Exploring the strategies that some organisms use to regrow missing cells, organs and appendages might help researchers find ways to regenerate lost or injured body parts.

Plant embryo. Short pieces of RNA in the bottom half (blue) and shoot-forming genes in top half (green). Credit: Zachary R. Smith, Salk Institute for Biological Studies.Remarkable RNAs
RNA is a versatile molecule that is involved in many essential cellular functions. Here's a quick rundown of types of RNA that scientists are discovering and learning more about.

Biological clock. Credit: Wikimedia CommonsTick Tock: New Clues About Biological Clocks and Health
Read about genes and proteins that run biological clocks and help keep daily rhythms in synch.

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Profiles: Meet a Scientist

Cara AltimusA Light on Life's Rhythms
Neuroscientist Cara Altimus studies circadian rhythms in mice to learn how the human brain regulates bodily functions.

Julie JohnsonThe Right Fit
Clinical pharmacist Julie Johnson researches how genes affect the body's response to medicines.

Gary ChurchillMountains and Mouse Genes
Biostatistician Gary Churchill studies mouse genetics to link gene combinations to traits.

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Audio and Video

Cross-section of a flatwormCool Video: Re-creating Kidneys
By studying how planarians grow back lost tissue, scientists might move one step closer to replacing diseased or injured human tissue and cells.

Malaria parasites in red blood cellsMalaria: Natural Selection and New Medicine Link to external Web site
Researchers explain the rise of drug-resistant malaria and strategize how to develop vaccines against the disease.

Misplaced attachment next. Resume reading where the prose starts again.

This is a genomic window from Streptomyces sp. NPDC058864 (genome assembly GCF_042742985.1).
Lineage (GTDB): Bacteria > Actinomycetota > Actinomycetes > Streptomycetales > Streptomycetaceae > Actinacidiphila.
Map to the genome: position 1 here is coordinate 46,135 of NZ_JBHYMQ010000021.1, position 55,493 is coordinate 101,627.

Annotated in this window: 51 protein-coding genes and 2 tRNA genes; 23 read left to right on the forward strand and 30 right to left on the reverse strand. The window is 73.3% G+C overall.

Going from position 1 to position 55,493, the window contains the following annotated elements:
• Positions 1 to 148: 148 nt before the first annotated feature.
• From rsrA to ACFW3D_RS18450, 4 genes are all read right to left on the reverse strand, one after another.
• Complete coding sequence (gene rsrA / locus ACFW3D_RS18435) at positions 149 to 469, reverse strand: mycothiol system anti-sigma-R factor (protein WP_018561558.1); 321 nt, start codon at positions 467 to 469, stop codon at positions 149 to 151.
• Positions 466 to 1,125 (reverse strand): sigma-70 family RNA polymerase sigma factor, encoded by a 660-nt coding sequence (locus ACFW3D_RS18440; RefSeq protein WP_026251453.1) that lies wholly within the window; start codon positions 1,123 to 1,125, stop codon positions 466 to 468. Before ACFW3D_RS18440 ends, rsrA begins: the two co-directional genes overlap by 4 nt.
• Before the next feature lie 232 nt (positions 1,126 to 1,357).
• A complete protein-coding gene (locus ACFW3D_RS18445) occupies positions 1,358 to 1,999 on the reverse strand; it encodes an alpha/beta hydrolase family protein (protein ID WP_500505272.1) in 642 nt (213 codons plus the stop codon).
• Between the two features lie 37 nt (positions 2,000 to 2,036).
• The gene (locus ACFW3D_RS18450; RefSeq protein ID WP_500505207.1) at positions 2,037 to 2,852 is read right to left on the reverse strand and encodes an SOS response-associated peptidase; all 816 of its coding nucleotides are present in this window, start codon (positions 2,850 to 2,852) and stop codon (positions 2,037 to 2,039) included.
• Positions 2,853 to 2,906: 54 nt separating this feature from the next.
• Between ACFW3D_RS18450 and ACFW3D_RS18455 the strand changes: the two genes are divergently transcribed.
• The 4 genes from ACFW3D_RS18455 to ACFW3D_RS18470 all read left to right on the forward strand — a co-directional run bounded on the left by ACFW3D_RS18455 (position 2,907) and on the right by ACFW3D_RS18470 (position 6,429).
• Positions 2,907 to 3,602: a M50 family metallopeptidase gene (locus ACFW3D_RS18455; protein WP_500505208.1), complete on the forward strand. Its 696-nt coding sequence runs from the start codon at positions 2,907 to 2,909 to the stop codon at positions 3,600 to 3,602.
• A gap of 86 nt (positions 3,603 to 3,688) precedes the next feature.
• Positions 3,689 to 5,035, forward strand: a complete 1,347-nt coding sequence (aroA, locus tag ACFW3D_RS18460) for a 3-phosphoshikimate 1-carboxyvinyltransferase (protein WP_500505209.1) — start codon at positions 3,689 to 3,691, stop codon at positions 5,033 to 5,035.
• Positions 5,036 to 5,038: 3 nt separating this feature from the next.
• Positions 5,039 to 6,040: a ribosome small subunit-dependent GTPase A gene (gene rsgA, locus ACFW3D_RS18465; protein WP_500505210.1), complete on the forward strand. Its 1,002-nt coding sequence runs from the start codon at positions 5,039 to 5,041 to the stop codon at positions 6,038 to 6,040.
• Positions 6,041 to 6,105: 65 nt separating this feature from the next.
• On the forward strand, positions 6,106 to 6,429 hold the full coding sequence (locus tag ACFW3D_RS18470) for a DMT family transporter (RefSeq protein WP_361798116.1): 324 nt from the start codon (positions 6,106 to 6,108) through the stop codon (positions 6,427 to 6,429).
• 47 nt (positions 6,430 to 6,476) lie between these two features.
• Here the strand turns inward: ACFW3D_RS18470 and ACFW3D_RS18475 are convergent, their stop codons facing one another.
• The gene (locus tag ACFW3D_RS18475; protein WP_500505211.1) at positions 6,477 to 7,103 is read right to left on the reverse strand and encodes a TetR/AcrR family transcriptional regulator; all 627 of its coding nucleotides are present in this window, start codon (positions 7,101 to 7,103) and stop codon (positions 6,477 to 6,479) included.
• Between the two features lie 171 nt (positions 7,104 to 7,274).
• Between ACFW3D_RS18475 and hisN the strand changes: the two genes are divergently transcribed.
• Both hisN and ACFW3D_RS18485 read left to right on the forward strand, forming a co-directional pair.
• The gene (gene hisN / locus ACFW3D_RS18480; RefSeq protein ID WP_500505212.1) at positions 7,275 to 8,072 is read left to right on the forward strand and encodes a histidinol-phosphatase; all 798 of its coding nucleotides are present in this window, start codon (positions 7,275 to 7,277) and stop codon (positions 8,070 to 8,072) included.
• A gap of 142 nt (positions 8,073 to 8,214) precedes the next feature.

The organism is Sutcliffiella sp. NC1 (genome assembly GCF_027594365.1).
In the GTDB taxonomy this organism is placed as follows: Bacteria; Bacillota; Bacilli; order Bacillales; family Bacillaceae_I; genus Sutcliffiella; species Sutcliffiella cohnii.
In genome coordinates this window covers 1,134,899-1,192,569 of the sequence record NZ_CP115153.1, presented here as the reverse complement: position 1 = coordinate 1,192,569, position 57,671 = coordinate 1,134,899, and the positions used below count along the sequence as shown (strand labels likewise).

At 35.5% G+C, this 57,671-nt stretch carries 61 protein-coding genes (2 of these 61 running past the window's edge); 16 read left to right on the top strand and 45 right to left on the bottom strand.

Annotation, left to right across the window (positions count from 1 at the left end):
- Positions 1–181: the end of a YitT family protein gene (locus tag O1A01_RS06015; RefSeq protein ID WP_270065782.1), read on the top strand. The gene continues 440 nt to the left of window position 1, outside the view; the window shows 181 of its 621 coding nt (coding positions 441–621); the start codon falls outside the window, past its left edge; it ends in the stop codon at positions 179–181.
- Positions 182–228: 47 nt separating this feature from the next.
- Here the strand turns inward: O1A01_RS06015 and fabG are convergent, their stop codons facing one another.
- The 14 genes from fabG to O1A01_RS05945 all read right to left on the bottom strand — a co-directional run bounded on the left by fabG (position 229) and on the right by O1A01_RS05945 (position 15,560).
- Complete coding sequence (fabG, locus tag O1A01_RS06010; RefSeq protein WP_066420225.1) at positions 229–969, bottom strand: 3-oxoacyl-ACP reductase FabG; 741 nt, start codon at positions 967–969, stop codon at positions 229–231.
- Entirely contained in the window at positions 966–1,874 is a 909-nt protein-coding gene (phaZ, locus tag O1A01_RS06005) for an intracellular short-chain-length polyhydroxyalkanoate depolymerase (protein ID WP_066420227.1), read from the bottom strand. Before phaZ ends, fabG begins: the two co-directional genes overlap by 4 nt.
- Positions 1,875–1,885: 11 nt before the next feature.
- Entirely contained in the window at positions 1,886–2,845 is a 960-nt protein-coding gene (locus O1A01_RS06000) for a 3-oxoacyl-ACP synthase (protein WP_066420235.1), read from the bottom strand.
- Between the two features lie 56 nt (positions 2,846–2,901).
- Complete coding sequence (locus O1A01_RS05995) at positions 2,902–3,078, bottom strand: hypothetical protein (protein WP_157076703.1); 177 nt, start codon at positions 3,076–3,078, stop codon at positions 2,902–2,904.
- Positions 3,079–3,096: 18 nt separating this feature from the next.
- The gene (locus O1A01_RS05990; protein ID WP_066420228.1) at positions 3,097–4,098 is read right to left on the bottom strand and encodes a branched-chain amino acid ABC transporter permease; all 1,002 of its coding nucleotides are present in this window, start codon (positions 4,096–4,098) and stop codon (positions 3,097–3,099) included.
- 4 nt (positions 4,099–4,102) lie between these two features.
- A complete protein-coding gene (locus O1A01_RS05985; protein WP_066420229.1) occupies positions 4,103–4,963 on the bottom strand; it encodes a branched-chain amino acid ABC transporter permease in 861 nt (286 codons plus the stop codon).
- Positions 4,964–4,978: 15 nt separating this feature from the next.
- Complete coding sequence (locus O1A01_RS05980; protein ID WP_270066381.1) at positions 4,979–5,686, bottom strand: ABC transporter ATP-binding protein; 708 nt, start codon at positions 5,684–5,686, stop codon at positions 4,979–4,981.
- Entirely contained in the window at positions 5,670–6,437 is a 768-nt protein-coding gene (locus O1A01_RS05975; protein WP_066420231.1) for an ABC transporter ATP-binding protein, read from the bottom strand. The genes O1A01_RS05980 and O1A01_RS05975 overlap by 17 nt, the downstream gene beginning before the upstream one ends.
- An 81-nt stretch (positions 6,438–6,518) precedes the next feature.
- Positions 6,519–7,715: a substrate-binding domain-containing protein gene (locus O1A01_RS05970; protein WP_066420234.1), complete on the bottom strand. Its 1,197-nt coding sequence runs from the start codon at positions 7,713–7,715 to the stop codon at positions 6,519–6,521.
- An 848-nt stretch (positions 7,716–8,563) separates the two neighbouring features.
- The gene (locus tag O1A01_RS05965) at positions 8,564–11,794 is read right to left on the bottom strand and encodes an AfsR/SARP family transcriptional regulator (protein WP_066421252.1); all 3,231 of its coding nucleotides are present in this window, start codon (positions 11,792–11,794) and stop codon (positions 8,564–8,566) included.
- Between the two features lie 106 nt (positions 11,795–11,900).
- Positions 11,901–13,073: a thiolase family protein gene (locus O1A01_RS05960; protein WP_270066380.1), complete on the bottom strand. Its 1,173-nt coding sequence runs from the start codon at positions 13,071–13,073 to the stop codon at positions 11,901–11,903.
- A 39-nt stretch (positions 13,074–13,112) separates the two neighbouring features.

Genes turning on (red) or off (green) Genetic Honeycomb
This movie, which shows groups of genes turning on (red) or off (green), helps researchers visualize and interact with experimental data.

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Mouse neuron showing mitochondria (red and green) and nucleus (blue). Credit: McMurray lab.Cool Image: Antioxidant for Damaged Mitochondria
In a mouse model of Huntington's disease, a synthetic antioxidant improved mitochondrial function and suppressed symptoms of the disease.

Color-Coded ChromosomesColor-Coded Chromosomes
By mixing fluorescent dyes, scientists are able to color-code individual chromosomes. The technique allows researchers to visualize genetic abnormalities often linked to disease.

Patchwork depicts correlation between two sleep-associated genes in fruit flies. Susan Harbison and Trudy Mackay, North Carolina State UniversityGenetic Patchworks
Each point represents the correlation between two sleep-associated genes in fruit flies. Vibrant reds and oranges represent high and intermediate degrees of association between the genes, respectively.

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Quizzes and Puzzles

Supermodels of ScienceSupermodels of Science | Accessible Version

The New Genetics Crossword PuzzleThe New Genetics Crossword Puzzle | Accessible Version

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This page last reviewed on February 15, 2013